As we see history prepare to repeat itself, we know that old-growth logging is not beneficial to anyone. Clear-cuts are not only bad for the forest, but they decimate salmon populations, negatively affect local economies, destroy important carbon stores, and will mean cultural genocide for the Tlingit, Haida and Tsimshian whose life-ways are deeply interwoven with the Tongass. Research has found that logging in the United States is a lead driver of carbon emissions and since the onset of the global COVID-19 pandemic, scientists have linked increased deforestation practices to zoonotic disease outbreaks, such as the novel coronavirus.
Additionally, new budget data reveals that the USFS has continued to lose millions of dollars on Tongass timber sales in recent years. In total, the USFS has lost approximately $600 million over the last twenty years or $30 million per year on average. In other words, road-building and logging in the Tongass is not even profitable.
As parts of Alaska are warming at roughly twice the rate of the rest of the planet, maintaining an intact Tongass ecosystem is critical to providing climate change solutions for Alaska and international climate efforts. Additionally, keeping the Tongass intact will also protect unique habitat for hundreds of species, like salmon, bears, and deer, all of which, in turn, support local economies based on fishing, hunting, and tourism. Currently, tourism and fishing account for 25 percent of jobs in Southeast Alaska while logging only provides 1 percent.
If the federal government is successful in opening up the Tongass to more catastrophic, industrial-scale logging, they will not only destroy the forest and further harm our global climate, but they will actively contribute to the ongoing genocide of Indigenous Peoples whose identities, cultures, and livelihoods are integral to the forest.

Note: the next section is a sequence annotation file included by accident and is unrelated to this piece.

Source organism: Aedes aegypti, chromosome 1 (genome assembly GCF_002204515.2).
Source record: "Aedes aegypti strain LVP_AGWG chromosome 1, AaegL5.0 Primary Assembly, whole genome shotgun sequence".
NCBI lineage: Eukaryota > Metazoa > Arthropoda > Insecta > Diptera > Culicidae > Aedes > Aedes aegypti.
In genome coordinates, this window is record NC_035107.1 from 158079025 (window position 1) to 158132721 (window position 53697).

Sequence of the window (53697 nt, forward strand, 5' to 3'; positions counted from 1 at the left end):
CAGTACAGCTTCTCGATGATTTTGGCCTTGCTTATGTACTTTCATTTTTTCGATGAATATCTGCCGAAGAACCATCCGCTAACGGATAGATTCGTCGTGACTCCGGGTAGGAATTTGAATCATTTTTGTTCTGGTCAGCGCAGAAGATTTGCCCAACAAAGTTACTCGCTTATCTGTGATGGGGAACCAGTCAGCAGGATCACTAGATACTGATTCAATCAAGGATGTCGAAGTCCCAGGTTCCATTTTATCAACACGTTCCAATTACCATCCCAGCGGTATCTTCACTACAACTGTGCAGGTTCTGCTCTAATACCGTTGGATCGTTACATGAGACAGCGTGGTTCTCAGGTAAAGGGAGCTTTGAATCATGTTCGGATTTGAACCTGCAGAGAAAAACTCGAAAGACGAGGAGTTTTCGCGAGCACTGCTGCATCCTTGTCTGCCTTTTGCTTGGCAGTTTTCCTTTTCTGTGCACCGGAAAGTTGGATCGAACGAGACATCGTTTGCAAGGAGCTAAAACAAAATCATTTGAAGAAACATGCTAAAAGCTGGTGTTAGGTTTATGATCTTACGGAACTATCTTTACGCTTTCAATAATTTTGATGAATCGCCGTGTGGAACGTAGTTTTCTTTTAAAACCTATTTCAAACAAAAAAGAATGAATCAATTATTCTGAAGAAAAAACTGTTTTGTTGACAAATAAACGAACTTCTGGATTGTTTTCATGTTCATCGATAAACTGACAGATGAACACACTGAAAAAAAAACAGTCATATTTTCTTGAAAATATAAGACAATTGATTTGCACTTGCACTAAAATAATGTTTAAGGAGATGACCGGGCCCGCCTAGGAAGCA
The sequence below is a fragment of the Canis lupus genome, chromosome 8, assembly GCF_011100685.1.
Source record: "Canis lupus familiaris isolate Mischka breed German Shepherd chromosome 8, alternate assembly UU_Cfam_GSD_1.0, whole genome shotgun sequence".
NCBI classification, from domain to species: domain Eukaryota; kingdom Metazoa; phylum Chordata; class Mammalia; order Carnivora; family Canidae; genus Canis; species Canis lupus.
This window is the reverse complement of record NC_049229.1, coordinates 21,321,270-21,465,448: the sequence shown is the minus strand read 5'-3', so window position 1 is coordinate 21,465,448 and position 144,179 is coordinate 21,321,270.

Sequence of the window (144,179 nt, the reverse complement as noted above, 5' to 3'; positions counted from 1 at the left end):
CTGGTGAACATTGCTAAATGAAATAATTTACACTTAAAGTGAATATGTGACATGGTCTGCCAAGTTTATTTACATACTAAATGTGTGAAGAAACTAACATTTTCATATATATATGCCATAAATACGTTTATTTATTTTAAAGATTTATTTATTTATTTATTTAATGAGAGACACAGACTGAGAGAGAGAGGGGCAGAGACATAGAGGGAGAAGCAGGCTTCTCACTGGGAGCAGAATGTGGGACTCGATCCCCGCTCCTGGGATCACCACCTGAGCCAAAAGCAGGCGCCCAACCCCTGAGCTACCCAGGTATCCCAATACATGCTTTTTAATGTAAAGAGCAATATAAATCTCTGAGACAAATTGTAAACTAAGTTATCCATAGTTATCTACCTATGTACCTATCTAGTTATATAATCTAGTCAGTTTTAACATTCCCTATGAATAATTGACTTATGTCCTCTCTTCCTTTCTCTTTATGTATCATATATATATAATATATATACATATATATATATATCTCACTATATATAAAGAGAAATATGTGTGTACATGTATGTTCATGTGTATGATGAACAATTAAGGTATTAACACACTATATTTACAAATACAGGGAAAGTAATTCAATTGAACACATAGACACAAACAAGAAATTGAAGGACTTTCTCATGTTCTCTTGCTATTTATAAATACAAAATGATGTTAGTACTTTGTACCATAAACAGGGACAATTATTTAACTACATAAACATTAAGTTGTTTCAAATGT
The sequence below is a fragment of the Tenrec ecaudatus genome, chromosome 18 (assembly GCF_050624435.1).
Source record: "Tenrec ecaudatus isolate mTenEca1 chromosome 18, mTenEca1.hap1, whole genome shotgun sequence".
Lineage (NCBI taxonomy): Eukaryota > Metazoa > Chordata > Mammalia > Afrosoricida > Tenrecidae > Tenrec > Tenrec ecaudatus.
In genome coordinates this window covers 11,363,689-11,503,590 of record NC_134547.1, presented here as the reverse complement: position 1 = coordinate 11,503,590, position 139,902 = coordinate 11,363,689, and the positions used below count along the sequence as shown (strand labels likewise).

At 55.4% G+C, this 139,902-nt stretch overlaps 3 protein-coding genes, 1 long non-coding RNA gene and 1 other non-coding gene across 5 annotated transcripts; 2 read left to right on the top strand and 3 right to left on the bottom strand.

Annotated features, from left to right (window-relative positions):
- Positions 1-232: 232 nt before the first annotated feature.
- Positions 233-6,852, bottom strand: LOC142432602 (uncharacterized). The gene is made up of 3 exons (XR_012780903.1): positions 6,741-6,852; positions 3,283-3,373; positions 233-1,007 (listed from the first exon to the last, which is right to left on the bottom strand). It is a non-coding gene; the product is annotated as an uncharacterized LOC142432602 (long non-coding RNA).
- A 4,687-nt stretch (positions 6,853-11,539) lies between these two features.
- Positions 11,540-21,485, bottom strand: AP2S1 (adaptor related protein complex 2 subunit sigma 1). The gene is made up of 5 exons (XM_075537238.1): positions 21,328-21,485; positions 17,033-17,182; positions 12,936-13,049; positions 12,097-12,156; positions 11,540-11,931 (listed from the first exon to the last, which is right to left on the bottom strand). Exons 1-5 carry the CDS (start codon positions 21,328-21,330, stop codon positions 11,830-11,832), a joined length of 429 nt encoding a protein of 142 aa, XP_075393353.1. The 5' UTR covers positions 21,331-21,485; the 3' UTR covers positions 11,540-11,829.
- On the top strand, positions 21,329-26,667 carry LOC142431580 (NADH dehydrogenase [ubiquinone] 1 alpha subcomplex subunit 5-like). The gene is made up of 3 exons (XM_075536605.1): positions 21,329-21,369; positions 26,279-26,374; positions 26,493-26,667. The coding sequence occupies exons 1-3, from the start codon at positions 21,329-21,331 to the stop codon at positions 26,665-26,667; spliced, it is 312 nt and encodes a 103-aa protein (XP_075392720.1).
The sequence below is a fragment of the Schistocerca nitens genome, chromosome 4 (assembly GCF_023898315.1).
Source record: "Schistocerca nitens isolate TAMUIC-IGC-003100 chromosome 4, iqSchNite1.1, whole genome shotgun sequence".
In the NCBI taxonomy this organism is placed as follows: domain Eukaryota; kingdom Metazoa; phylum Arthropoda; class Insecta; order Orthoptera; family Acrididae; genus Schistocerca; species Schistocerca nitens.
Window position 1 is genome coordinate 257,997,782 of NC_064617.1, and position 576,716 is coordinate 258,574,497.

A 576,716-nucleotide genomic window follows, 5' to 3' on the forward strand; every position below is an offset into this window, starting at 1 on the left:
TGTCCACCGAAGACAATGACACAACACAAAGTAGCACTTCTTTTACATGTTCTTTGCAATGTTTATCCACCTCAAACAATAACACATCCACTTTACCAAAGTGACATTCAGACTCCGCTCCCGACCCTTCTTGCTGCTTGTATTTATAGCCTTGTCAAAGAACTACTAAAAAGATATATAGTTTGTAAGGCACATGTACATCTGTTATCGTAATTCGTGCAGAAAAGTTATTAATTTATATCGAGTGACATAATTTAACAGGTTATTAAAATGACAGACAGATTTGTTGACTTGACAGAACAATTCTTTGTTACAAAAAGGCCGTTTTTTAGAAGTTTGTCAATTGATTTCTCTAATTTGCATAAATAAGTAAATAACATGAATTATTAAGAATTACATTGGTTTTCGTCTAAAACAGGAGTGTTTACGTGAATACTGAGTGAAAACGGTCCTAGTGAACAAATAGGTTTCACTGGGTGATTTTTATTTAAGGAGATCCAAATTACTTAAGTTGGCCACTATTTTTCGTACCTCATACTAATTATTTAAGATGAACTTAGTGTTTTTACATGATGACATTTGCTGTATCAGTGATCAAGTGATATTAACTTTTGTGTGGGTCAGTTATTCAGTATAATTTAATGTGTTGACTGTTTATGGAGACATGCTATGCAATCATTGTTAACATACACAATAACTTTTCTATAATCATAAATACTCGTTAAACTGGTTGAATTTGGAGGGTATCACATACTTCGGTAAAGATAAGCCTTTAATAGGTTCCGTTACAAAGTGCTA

BHRRC: WECAN has organized two delegations of indigenous women from the Tongass Rainforest in Alaska to Washington, D.C. Can you share more about the objectives and results of those delegations?
Wanda: In early 2019, WECAN organized and then partnered with Earthjustice to send a delegation of four Indigenous Women of the Tongass to Washington D.C to advocate the protection of the 2001 Roadless Rule against existing political exploitation. Dressed in the formal robes of our ancestors, we visited 16 offices in two days, the first being the Secretary of Agriculture, Sonny Perdue’s and to both the House and Senate sides of the Capitol. This excursion was strategically timed well before the official Draft Environmental Impact Statement’s (DEIS) public comment period. Our objective was to impress upon Washington D.C two facts:
1. (AK-R) Senator Lisa Murkowski used the State of Alaska governor’s office and State of Alaska-created Native Corporation, Sealaska, to say that over 90% of Alaskans are in favor of weakening the 2001 RR through her DEIS. Murkowski’s numbers are narrowly corporate-driven and inaccurate.
The fact is that more than 90% of Alaska’s population want the Tongass Forest protected as it is now designed. The WECAN Indigenous Women’s Tongass Delegation openly called out Murkowski’s use of state government and Sealaska, our Alaska Native-owned regional corporation, to support her self-initiated DEIS. Backed up by the media, we created awareness of reality in D.C officials' minds.